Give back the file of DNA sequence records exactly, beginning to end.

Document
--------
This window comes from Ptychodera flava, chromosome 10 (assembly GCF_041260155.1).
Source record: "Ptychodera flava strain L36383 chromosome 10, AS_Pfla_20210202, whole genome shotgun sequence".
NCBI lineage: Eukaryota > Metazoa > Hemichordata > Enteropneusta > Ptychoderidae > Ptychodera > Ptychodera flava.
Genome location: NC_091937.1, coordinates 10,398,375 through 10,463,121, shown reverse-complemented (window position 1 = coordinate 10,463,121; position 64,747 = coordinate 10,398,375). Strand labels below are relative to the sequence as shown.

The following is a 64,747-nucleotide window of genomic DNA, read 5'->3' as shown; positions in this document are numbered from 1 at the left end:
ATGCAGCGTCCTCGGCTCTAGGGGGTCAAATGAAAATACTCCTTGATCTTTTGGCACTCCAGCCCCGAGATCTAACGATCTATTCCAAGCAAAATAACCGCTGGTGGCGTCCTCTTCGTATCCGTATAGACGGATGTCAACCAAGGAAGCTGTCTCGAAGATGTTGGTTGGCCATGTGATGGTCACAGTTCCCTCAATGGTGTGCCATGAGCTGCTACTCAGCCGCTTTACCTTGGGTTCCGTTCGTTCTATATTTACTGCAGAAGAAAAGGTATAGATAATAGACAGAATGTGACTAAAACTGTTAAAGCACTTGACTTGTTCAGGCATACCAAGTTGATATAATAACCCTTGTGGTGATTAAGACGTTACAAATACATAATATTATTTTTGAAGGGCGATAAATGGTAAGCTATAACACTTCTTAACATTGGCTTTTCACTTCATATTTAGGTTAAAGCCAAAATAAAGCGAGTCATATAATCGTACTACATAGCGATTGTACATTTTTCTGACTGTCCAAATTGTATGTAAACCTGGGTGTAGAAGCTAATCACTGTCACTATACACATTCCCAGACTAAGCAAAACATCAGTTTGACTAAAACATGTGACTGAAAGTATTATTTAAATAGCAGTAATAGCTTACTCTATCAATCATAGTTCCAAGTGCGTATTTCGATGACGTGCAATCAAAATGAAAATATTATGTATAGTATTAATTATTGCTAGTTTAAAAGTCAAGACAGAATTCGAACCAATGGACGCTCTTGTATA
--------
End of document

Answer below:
This window comes from Ptychodera flava, chromosome 10 (assembly GCF_041260155.1).
Source record: "Ptychodera flava strain L36383 chromosome 10, AS_Pfla_20210202, whole genome shotgun sequence".
NCBI lineage: Eukaryota > Metazoa > Hemichordata > Enteropneusta > Ptychoderidae > Ptychodera > Ptychodera flava.
Genome location: NC_091937.1, coordinates 10,398,375 through 10,463,121, shown reverse-complemented (window position 1 = coordinate 10,463,121; position 64,747 = coordinate 10,398,375). Strand labels below are relative to the sequence as shown.

The following is a 64,747-nucleotide window of genomic DNA, read 5'->3' as shown; positions in this document are numbered from 1 at the left end:
ATGCAGCGTCCTCGGCTCTAGGGGGTCAAATGAAAATACTCCTTGATCTTTTGGCACTCCAGCCCCGAGATCTAACGATCTATTCCAAGCAAAATAACCGCTGGTGGCGTCCTCTTCGTATCCGTATAGACGGATGTCAACCAAGGAAGCTGTCTCGAAGATGTTGGTTGGCCATGTGATGGTCACAGTTCCCTCAATGGTGTGCCATGAGCTGCTACTCAGCCGCTTTACCTTGGGTTCCGTTCGTTCTATATTTACTGCAGAAGAAAAGGTATAGATAATAGACAGAATGTGACTAAAACTGTTAAAGCACTTGACTTGTTCAGGCATACCAAGTTGATATAATAACCCTTGTGGTGATTAAGACGTTACAAATACATAATATTATTTTTGAAGGGCGATAAATGGTAAGCTATAACACTTCTTAACATTGGCTTTTCACTTCATATTTAGGTTAAAGCCAAAATAAAGCGAGTCATATAATCGTACTACATAGCGATTGTACATTTTTCTGACTGTCCAAATTGTATGTAAACCTGGGTGTAGAAGCTAATCACTGTCACTATACACATTCCCAGACTAAGCAAAACATCAGTTTGACTAAAACATGTGACTGAAAGTATTATTTAAATAGCAGTAATAGCTTACTCTATCAATCATAGTTCCAAGTGCGTATTTCGATGACGTGCAATCAAAATGAAAATATTATGTATAGTATTAATTATTGCTAGTTTAAAAGTCAAGACAGAATTCGAACCAATGGACGCTCTTGTATA